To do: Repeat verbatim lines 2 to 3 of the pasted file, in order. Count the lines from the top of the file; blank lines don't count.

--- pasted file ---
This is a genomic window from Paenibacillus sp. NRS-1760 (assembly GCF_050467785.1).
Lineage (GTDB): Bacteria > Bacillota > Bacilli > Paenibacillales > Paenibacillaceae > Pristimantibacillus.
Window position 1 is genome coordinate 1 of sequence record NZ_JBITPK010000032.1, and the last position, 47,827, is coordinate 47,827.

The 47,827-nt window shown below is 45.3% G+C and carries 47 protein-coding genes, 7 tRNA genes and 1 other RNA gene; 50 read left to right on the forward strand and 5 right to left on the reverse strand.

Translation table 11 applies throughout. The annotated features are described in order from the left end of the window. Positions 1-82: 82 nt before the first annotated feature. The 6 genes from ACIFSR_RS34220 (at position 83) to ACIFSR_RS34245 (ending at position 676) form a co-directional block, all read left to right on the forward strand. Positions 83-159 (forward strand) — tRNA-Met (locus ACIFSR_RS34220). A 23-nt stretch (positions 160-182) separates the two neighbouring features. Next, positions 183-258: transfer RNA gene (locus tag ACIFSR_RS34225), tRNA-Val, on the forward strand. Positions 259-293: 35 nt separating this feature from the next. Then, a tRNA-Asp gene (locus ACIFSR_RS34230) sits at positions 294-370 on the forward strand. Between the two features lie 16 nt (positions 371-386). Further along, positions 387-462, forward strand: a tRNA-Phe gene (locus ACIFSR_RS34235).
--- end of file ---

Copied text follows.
Lineage (GTDB): Bacteria > Bacillota > Bacilli > Paenibacillales > Paenibacillaceae > Pristimantibacillus.
Window position 1 is genome coordinate 1 of sequence record NZ_JBITPK010000032.1, and the last position, 47,827, is coordinate 47,827.